Many of us in the public relations field are busy creating two-page write-ups of our most interesting and successful accomplishments for the year to enter in various awards programs at the local, regional and national level. I always enjoy this time of year and after nearly 20 years in this business I am happy to boast that I have a whole collection of glass and plastic awards in an old Office Depot box gathering dust in my bedroom.
Photo credit: Dayton Area PRSA
Actually, I do have several awards in storage but I do appreciate every bit of professional recognition I have received. And after entering, winning, and judging public relations awards at the state, regional and national level, I have a few tips for those of you who may be new to creating applications and/or are completely unable to follow written directions.
I was honored to accept a PRism Award from Dayton Area PRSA last year.
So here are my hacks for flacks, a list that will help you put together an award-winning entry:
Follow the @#$% directions
Lots of award campaigns have complicated directions like print three copies of schedule B and attach to entry form along with a paragraph summary of the entry and a front-to-back copy of schedule C, if in categories 3, 6 and 8. As crazy as they are, you must follow them To. The. Letter. Or else you stand a good chance of getting eliminated before a judge even sees your information. And NO, your entry fee will not refunded.
Don't throw in the kitchen sink
I don't know how many entries I have judged that include DVDs I didn't watch or t-shirts stuffed in the back that I didn't unfold. Unless something is critical to the entry, don't throw it in your entry binder thinking the judge will be impressed somehow. If you really need to show all the trinkets that were part of your campaign, then lay them out nicely and take a photo.
Label your stuff
When assembling a collection of materials to support your written entry (I know more and more contests are going to digital submissions), please consider that the judges won't know the significance of a document unless you tell them. So be sure to add notes to documents that might be less than obvious to a judge flipping through a binder or browsing your digital files.
Hack the judging sheet
You may be thinking, if I don't win, it's because I had no idea what the judges were looking for. WRONG. The actual sheet the judges use is pretty easy to get. If you or someone you know entered this contest the year before, odds are that you got the entry sheet back with judges' feedback. If not, then look at the call for entries. If it suggests that you include research, planning, execution and results. Then, for the love of God, you need sections in your entry with headings called research, planning, execution and results. That's how you will be judged.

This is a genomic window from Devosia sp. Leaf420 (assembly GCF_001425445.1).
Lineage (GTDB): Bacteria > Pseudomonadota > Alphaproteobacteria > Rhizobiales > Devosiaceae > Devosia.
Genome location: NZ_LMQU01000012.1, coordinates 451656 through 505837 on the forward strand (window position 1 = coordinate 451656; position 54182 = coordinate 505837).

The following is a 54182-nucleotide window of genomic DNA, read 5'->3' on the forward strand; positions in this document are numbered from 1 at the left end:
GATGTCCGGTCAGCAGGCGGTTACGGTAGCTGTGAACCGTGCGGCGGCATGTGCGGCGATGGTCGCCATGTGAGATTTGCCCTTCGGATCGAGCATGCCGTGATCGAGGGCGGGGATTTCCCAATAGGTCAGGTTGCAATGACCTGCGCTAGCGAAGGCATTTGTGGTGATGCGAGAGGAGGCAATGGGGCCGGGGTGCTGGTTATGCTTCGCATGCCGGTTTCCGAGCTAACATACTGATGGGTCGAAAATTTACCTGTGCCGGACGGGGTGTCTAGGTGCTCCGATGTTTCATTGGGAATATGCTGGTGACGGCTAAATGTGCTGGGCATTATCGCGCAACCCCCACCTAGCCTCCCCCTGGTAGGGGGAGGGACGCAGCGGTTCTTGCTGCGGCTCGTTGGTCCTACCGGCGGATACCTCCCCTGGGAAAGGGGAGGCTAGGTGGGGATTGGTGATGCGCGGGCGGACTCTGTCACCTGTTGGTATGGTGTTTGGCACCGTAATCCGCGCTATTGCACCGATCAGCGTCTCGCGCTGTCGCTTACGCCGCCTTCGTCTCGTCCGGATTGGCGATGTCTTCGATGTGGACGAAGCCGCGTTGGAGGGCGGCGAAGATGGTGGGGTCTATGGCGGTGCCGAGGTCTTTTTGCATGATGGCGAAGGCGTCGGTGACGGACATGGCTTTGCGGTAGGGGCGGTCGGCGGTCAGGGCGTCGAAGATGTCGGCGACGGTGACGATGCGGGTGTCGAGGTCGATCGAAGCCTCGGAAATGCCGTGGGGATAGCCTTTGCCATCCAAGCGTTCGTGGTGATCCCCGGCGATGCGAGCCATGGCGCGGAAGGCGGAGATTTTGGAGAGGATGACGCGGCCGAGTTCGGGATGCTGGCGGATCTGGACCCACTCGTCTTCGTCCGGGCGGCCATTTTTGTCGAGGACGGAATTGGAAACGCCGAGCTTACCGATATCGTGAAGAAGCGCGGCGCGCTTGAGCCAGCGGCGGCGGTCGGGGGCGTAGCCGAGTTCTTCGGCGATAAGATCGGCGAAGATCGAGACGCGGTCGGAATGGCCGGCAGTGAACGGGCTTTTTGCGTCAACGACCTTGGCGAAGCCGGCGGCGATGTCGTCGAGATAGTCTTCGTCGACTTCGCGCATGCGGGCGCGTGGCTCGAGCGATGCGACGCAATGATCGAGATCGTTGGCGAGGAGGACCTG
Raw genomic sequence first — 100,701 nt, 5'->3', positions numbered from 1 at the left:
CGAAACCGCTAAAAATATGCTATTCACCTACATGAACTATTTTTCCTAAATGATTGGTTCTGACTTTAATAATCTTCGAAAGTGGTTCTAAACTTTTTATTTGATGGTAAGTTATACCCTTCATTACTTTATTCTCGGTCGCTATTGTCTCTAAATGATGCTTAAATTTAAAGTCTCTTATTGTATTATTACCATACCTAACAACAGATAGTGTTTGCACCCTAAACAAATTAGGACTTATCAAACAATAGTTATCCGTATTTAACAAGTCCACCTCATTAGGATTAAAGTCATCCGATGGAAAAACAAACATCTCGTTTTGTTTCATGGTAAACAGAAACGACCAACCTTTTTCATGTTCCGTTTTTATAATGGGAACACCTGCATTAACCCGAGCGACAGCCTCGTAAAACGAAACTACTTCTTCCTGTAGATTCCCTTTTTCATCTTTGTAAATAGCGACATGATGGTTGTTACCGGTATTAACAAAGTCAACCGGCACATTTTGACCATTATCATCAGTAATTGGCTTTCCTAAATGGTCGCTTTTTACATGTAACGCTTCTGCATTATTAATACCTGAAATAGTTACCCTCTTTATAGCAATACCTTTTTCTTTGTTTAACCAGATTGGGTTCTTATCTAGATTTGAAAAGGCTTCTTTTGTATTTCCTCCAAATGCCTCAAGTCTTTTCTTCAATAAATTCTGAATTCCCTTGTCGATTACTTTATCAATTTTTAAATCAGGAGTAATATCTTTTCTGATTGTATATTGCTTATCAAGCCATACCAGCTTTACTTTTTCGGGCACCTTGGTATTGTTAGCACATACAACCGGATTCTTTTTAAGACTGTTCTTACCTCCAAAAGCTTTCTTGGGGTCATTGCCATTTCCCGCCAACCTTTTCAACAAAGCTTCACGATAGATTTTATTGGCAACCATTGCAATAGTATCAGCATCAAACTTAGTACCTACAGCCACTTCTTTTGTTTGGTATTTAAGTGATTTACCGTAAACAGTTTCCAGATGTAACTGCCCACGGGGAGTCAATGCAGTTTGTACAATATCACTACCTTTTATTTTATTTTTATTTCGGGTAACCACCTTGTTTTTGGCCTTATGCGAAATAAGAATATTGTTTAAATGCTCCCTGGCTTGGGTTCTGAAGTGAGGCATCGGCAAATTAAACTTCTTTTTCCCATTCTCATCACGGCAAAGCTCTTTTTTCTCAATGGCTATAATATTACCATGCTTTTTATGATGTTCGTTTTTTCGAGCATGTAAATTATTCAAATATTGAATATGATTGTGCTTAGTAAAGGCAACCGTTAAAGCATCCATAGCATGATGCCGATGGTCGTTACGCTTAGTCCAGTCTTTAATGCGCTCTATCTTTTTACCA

Make it easy for judges to give you the points
Related to hacking the judging sheet, make it easy for the judges to give you their full allotment of points for each section. It they are looking for ways you adhered to your budget. Include a sentence that includes the phrase adhered to the budget.
This is one of the most basic things that lots of very smart and talented PR pros absolutely screw up when writing an award entry. Your objectives for the program to which you believe you deserve an award need to be measurable. Saying that your objective is to raise awareness of _______ is NOT going to work unless you have a way to measure before and after awareness.
Similarly, research. Research, research, research. I know you didn't have the budget for a big survey but did you look and see what worked last year? Did you run it past a few people in your target audience? Did you throw the idea out to a few smart PR people for their thoughts. All of this counts. It's all about how you write it up so the judges can give you the points. If the entry guideline mentions primary and secondary research, then you write about primary and secondary research--using those terms.
Be a judge yourself
Lastly, the very best way to become great at writing award entries is to volunteer as a judge. This is very easy to do, especially at your local PRSA chapter where you are likely to end up with an armful of binders to judge before you can even finish offering to help. I have been judging PRSA entries at various levels since the early days of my career and it has made a huge difference in how I write them for my own projects.
Listen, the cost of submitting an entry can run anywhere from $60 to $300+, so don't waste your money sending in an entry that doesn't have a chance to win. Writing award entries is a skill and I can tell you from experience that entries that make the judges' jobs easier will win almost every time.